Liberian President Ellen Johnson-Sirleaf, enthusiastically welcomed the Nobel Peace Prize award on Friday, describing it as recognition for years of fighting for democracy in her country. The announcement comes just days before Sirleaf seeks re-election for a second five-year term next Tuesday.
She's being challenged by two men: she's in a tight race against fellow Harvard University graduate, Winston Tubman, of the main opposition party, Congress for Democratic Change, who's running mate football legend George Weah.
As Africa's first democratically elected female president, Sirleaf told reporters in Monrovia, the capital, that she was very excited about winning the award along with fellow Liberian peace activist Leymah Gbowee and Yemeni activist Tawakul Karman.
"I am pleased to have been selected for the Nobel Peace Prize, one of the most important prizes that the world has to offer. I am also humbled by it because so many Liberians have worked for peace in our country. Leymah Gbowee is another recipient of it. She's a well deserving winner because she mobilized the women," he said.
She said the award was a signal from the international community that Liberians should stay on the peaceful path they've been on since she took over as president five years ago after years of civil strife.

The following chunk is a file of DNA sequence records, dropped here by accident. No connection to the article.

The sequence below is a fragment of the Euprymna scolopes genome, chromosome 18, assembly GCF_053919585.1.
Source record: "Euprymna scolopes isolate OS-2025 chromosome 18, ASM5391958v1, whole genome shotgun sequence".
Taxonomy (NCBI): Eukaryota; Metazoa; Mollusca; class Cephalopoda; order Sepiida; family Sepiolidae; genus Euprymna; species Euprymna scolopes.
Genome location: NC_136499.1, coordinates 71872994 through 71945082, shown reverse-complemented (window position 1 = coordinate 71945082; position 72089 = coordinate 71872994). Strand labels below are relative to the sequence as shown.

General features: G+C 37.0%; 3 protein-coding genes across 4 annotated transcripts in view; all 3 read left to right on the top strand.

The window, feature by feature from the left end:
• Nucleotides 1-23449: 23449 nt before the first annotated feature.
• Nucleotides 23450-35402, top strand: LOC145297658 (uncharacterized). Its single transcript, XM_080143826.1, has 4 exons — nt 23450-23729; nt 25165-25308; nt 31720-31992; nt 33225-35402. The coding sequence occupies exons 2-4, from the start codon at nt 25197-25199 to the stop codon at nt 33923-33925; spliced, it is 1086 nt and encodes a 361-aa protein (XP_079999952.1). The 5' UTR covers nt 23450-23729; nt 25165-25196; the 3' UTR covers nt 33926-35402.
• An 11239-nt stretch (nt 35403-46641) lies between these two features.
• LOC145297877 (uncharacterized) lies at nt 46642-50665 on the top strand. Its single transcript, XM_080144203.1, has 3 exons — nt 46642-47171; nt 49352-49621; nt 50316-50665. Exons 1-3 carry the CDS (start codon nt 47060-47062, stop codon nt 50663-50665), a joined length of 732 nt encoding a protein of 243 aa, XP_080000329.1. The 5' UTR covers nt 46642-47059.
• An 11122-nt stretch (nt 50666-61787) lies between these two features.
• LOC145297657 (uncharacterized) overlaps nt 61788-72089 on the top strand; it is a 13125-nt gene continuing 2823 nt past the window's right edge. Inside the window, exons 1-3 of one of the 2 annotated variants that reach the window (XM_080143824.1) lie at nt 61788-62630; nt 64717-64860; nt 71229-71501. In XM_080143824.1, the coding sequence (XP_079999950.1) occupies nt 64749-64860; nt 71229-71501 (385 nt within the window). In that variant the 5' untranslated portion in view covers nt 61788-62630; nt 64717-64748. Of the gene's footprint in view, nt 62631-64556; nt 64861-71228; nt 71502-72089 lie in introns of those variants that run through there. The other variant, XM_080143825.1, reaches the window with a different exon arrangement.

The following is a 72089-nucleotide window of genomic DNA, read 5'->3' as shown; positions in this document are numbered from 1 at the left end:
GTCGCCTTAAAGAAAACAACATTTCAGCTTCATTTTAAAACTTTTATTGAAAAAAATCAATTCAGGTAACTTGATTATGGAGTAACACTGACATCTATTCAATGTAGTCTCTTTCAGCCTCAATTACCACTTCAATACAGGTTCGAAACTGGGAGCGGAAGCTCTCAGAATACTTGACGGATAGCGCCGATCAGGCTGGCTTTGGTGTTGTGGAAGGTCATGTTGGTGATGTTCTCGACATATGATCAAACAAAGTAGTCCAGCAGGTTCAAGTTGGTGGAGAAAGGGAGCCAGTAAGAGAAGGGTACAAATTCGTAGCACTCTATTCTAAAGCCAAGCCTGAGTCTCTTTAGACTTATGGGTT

"I have a paid heavy price here that many people don't realize," she said. "I have gone to prison more than once, more than one prison at the time that many people did not know of this struggle, and over the years I have been very consistent about the things I believe in."
Liberians across Monrovia shared in their president's excitement and described the award as another significant boost to the country and women's rights.
In its citation, the Nobel committee said Sirleaf and her co-winners--activists Leymah Gbowee of Liberia and Tawakkul Karman of Yemen-- were being honored for "their non-violent struggle for the safety of women and for women's rights to full participation in peace-building work."
"We cannot achieve democracy and lasting peace in the world unless women obtain the same opportunities as men to influence developments at all levels of society," the committee added.
In October 2000, the UN Security Council adopted Resolution 1325 which for the first time made violence against women in armed conflict an international security issue. It underlined the need for women to become participants on an equal footing with men in peace processes and in peace work, in general.
Across Africa, women are the backbone of their families and their countries' economies, but they are rarely given a chance to participate to their full potential in the political arena. Analysts say that where women have been offered leadership roles, they've often done far better than men to steer their communities towards development rather than conflicts.
In recent years, scores of women have proved worthy of leading their nations or large ministries or major causes, including Kenyan environmentalist Wangari Mathai, another Nobel Laureate who passed away last week and will be buried this weekend. Women were also at the forefront in the Arab spring that swept through North Africa this year.